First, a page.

Big data has been a popular topic over the last few years. Many organizations have been studying big data systems and processes as well as the science behind capturing, storing, analyzing and using large amounts of data within their businesses.
Many organizations that I’ve worked with over the years have done a very thorough job of understanding the technology requirements of big data. They have adopted technologies and systems to allow them to capture and store enormous amounts of data from many different parts of their organization. Additionally, many of these companies have begun to capture data from outside their organization to understand how their use of social media and other marketing channels affects their business and customer base.
While these companies have the technology skills to capture, store and process data at a large scale, many of the organizations I’ve spoken with are at a bit of a loss for what to do with the data. I’ve had more than a few CIO’s and CMO’s tell me that they have the infrastructure in place to handle big data but they aren’t sure they have the skills needed to take advantage of all of the data they have. These organizations have the basic skills to do simple analysis but most are lacking in the skills (and the people) to be able to truly dive into their data to find the questions and answers that lay within that data.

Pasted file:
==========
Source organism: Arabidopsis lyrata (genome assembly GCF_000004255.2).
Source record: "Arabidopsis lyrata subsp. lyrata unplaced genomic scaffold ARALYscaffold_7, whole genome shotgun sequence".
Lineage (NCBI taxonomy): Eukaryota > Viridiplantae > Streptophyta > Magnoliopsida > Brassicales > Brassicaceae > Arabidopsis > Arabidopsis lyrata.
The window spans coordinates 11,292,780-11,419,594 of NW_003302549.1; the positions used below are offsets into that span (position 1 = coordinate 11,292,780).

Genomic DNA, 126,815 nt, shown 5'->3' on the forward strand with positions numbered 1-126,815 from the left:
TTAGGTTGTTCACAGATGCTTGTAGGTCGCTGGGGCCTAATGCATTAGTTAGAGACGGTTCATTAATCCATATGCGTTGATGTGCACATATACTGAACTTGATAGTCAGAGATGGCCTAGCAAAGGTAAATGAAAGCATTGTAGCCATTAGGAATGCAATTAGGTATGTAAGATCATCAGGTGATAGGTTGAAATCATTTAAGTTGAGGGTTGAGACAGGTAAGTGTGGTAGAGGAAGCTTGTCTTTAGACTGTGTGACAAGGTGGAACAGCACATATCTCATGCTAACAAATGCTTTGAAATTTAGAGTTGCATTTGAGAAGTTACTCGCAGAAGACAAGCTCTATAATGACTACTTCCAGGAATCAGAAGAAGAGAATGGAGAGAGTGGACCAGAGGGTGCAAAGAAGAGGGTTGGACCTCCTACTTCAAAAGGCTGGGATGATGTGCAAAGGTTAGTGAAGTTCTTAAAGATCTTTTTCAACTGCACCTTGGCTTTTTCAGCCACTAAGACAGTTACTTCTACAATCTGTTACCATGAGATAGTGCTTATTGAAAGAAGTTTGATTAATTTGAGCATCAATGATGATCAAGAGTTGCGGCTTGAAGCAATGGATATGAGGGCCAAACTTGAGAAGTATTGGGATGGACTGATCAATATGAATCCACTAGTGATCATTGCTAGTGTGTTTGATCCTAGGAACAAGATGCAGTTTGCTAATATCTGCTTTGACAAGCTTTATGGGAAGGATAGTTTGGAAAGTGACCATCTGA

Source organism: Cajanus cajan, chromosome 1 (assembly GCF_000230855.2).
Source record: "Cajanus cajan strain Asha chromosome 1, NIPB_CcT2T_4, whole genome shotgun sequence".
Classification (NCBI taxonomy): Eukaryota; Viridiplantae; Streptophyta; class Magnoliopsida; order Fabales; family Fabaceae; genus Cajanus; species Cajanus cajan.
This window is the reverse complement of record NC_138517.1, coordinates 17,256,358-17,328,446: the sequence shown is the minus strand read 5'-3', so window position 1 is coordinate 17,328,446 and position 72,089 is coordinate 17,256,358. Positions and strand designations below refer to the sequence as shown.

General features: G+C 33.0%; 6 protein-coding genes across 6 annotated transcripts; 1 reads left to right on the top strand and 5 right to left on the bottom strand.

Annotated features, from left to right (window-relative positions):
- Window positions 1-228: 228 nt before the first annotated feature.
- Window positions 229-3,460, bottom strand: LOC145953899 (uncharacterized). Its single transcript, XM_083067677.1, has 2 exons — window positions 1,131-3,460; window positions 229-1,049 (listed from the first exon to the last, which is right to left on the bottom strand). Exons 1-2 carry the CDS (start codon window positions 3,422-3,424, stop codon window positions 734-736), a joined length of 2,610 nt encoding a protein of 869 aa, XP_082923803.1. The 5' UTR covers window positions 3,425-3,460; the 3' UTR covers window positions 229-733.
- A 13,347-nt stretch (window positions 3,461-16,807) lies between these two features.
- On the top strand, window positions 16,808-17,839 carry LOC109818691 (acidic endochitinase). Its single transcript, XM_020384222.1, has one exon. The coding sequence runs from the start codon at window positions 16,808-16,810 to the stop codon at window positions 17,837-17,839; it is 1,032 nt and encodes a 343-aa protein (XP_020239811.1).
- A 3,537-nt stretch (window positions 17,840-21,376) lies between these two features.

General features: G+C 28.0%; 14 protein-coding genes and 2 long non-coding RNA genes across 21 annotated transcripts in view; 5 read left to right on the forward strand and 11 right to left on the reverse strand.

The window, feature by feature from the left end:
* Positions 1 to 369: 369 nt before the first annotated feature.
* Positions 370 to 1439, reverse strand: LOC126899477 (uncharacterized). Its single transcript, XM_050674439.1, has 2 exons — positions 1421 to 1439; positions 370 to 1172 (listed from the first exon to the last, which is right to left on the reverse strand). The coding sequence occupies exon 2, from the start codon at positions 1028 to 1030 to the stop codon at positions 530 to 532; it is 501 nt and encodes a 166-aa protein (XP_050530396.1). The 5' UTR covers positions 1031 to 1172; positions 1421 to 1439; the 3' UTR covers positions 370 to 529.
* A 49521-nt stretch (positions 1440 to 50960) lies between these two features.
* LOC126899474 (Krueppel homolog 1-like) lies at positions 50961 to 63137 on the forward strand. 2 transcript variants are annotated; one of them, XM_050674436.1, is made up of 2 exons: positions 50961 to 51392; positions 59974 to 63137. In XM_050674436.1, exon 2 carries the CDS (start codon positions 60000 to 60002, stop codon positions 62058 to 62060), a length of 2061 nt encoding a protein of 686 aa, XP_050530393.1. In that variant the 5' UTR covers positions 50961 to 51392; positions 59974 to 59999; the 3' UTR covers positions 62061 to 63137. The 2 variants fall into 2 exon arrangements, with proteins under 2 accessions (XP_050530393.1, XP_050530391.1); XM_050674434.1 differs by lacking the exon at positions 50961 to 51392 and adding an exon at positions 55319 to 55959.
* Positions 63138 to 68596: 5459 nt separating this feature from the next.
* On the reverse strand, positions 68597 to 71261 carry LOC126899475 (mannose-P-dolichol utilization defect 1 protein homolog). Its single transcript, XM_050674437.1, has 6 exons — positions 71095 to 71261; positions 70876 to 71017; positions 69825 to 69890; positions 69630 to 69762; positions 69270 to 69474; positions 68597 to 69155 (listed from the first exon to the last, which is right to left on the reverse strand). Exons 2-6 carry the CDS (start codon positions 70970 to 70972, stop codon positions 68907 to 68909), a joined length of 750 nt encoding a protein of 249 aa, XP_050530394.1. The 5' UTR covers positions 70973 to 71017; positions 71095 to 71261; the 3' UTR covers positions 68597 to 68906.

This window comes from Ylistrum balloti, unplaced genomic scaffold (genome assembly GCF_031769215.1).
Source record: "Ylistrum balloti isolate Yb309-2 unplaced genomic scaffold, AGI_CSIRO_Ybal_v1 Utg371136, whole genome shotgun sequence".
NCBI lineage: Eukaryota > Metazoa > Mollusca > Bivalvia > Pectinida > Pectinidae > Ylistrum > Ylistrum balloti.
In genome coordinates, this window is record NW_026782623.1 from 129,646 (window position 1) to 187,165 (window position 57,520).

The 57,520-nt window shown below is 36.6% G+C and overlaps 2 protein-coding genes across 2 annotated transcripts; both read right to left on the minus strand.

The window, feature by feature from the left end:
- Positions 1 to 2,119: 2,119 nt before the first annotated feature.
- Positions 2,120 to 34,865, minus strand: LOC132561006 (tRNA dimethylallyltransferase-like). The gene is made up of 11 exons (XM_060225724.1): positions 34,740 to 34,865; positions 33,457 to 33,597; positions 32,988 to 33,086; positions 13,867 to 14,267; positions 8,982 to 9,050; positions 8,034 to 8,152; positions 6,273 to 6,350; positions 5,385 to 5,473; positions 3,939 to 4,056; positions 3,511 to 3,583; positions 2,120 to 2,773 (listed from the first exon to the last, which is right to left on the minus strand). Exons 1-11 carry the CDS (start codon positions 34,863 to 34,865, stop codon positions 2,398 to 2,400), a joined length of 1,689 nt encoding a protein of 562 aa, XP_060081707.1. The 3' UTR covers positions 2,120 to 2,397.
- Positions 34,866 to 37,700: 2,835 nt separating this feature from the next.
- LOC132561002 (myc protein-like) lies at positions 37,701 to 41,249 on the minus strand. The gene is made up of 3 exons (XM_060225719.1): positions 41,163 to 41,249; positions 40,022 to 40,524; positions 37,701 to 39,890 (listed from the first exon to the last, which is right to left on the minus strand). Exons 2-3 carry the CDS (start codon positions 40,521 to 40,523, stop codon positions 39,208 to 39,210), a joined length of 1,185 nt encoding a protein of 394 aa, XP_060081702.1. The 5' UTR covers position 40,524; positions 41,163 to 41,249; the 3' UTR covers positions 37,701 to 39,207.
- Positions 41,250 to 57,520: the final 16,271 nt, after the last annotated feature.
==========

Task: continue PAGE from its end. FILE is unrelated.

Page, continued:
When people talk about big data today, there is very little talk about big analytics. Many people assume that data analytics is part of the discussion that is being held, but that assumption is often wrong. Everyone knows analytics are important, but often everyone thinks ‘they’ are thinking about the analytics aspect of big data. IT professionals tend to focus on the technical aspects of big data while marketing tends to focus on what they can do with all the data they have but few focus on the step needed to get from the ‘collection/storage’ phase to the ‘usage’ phase.
This is unfortunate because in order to use all that data being collected, it must be converted from ‘data’ to ‘knowledge.’ To make that conversion happen, you need to have quality analytics tools and people with the right skills to use those tools. Without the ability to analyze your data, you’ve really just done nothing more than waste money to store enormous amounts of data.
Big data is obviously important to most organizations. There’s plenty of data out there and even more data being generated every day. But big analytics is just as important. Without the ability to analyze the data you have at the speed and scale it is being generated, your organization will never really be able to fully take advantage of big data.
Is your company taking the time to think and plan for big analytics?
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